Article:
Where to Find Mexico’s Most Famous Art Scene

San Miguel de Allende, Mexico · About Culture & History
While it was founded in the 1500’s by a monk, and its colonial center has been declared a UNESCO World Heritage Site, San Miguel de Allende as a famous art colony dates from the Second World War.
Just half a day’s drive from Mexico City in the Colonial Highlands, San Miguel is 6000 feet above sea level in Mexico’s high sierra, with cool, comfortable temperatures and clear mountain air year round.
After the war, US veterans covered by the GI Bill started coming to the city to study in its noteworthy school of fine arts, the Allende Institute. Artists, musicians, a host of culture creators took root in San Miguel, as well as expats and travelers who supported the growing cultural community.
Today, San Miguel still has a famously rich arts scene, based on a critical mass of thriving art galleries, an abundance of live music and theater, and an engaged community that participates and supports the city’s unique creative lifestyle. 
That also makes San Miguel a famous shopping destination, especially for modern and folkloric art, so plan ahead with space in your luggage when you visit a town that’s frequently named ‘Best Small City in the World.’


San Miguel de Allende’s Art Scene: From the Avant-Garde to Personalized Art Classes

The streets of San Miguel de Allende are lined with more than 100 art galleries — Canal 3, El Nuevo Mundo, La Casa del Inquisidor and Mixta, to name a few — featuring everything from modern and contemporary art to works by local artisans and indigenous peoples from around the Americas.
Both local and expat artists can often be found busy at work in their studios, and new exhibits showcasing contemporary art as well as practical design arts including furniture and interior design, antiques and jewelry, and linens and home accessories. Some artists — such as Merry Calderoni, whose study is located at La Aurora Factory — will even invite guests to take an impromptu class with them.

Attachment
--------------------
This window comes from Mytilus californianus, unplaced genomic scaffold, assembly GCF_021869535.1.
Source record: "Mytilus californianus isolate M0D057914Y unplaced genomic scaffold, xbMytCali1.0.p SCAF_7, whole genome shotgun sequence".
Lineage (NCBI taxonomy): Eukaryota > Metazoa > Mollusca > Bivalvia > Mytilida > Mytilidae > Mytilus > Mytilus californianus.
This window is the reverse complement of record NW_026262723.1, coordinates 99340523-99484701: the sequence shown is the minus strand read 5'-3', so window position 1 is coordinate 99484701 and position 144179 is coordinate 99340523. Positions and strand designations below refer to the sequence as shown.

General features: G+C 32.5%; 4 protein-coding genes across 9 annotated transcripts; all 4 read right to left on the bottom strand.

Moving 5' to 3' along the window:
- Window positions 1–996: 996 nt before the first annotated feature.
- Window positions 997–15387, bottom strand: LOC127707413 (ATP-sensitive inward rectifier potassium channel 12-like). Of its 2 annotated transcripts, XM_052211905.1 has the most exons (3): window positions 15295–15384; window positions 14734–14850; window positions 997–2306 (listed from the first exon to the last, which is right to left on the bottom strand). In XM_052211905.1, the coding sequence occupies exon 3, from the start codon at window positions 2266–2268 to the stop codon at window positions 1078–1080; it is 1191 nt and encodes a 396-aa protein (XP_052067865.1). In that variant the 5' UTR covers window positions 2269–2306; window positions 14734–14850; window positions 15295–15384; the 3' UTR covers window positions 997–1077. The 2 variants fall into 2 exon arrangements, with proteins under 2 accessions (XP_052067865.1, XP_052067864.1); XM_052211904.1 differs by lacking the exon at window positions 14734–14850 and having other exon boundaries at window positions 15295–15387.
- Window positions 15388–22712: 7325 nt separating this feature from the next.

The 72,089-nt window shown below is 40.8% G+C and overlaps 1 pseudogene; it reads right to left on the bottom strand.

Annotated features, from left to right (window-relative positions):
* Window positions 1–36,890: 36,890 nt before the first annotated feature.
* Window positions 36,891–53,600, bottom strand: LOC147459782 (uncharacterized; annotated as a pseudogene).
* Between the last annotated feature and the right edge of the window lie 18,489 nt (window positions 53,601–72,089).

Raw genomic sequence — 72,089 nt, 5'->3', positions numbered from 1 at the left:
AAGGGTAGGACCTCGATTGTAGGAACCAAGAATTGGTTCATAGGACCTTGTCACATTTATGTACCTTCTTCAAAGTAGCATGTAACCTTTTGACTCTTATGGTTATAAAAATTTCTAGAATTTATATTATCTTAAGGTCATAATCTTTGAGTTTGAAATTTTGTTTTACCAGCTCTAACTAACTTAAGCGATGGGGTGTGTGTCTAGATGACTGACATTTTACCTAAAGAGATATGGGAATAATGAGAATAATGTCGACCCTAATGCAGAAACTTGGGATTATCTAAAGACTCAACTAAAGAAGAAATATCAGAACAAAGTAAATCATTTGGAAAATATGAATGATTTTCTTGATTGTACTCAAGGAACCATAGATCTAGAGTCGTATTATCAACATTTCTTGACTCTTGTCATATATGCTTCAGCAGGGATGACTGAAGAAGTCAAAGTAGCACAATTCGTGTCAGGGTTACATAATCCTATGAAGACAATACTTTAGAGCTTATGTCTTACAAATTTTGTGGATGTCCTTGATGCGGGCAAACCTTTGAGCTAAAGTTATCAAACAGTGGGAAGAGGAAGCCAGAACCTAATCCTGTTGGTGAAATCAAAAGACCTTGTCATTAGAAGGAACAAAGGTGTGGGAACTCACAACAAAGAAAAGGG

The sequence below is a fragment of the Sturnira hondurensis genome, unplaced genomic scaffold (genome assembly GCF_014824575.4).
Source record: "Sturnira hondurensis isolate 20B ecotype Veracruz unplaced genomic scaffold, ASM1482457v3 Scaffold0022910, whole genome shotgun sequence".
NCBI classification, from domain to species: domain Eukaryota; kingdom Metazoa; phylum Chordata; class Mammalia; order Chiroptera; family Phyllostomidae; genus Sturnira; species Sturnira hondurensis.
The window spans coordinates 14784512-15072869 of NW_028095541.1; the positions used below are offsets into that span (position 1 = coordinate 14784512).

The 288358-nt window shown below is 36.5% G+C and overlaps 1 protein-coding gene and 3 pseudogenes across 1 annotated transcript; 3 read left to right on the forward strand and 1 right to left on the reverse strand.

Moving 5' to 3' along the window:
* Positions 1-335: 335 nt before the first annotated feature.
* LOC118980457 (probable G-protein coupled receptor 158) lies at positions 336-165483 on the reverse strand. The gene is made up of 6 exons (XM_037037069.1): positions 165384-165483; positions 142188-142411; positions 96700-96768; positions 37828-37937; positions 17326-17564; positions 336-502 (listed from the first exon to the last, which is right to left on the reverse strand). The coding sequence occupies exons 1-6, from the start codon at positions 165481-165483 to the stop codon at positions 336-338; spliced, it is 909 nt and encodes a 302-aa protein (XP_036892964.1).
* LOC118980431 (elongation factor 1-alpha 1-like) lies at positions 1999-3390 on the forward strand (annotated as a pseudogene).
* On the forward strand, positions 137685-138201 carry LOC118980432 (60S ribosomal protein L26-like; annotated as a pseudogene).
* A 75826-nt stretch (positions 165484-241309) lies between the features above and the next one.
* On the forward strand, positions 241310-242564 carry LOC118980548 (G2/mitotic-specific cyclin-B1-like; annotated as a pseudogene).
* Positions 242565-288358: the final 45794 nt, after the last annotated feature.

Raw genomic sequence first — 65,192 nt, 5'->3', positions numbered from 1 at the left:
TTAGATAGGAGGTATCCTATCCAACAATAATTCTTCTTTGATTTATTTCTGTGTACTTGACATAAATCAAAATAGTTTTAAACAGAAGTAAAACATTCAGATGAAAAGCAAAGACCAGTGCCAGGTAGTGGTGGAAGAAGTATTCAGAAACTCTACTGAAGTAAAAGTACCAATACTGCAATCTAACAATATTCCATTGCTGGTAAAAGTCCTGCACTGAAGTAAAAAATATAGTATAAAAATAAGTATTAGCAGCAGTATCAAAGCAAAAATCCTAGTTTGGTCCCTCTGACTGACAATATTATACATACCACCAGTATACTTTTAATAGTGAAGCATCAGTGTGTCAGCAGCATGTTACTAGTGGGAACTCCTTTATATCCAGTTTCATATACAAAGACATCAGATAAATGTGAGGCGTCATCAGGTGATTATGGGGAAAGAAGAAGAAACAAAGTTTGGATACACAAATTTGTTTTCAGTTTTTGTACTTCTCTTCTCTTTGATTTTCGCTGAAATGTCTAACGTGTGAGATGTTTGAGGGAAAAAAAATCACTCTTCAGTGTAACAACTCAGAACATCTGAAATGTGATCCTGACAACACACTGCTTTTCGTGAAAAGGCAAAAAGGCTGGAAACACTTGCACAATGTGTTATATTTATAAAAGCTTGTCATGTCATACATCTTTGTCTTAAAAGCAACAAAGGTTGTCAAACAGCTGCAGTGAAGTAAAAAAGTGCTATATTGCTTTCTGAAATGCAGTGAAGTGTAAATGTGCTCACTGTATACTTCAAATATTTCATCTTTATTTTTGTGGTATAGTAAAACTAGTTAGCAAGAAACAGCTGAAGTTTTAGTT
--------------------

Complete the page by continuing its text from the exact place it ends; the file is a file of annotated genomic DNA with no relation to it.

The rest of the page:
In fact, any visit to San Miguel de Allende must include La Aurora Factory. The art and design center fosters the work of many artists and brings a critical mass of artistic sensibility together. After years of functioning as an important part of the regional textile industry — some of its historical machines and pipes are still on display — La Aurora Factory now houses art studios, jewelry and design stores, antique shops, a couple of restaurants and cafes, and some 50 galleries.
We’ve mentioned jewelry twice already, and we’re going to do it again. With a history tied to silver mining in Guanajuato State dating back to the 1700s, jewelry design and shopping remains part of the essential San Miguel de Allende arts and crafts experience. Don’t miss Cerro Blanco at La Aurora Factory as one of the most reliable for one-of-a-kind items. This family-run store is led by the fourth generation of local jewelry makers.
If you visit San Miguel this winter, you’ll have a chance to see the works of one of the city’s most recent artists in residency. Surrealist artist Pedro Friedeberg’s “The Anti-Social Networks” exhibition is currently being displayed at the Dôce 18 Concept House until January 2022. The 40-piece exhibition examines modern society and its need for social media. Friedeberg is known for his surrealist work filled with lines, colors and ancient and religious symbols.
His best-known piece is the “Hand-Chair,” a sculpture/chair designed for people to sit on the palm, using the fingers as back and arm rests (pictured, top.)
One of San Miguel de Allende’s most popular artworks are the oversized puppets that take part in every celebration in the city and have become popular in weddings. At the Mojigangas 62 shop, you’ll find the local master of that ultra-local artform. Hermez Arroyo is credited for the renaissance of the giant papier-maché figures that sit atop people’s shoulders in local parades and festivals.

The store features a packed assortment of unique Mexican handicrafts, but make sure to schedule a class with Arroyo to create your own mini-Mojigangas — a unique souvenir you will not find anywhere else in the world.

Every winter, Canadians, Americans and Europeans flock to San Miguel for the climate, the lifestyle and the robust art culture. Isn’t it time you joined them?



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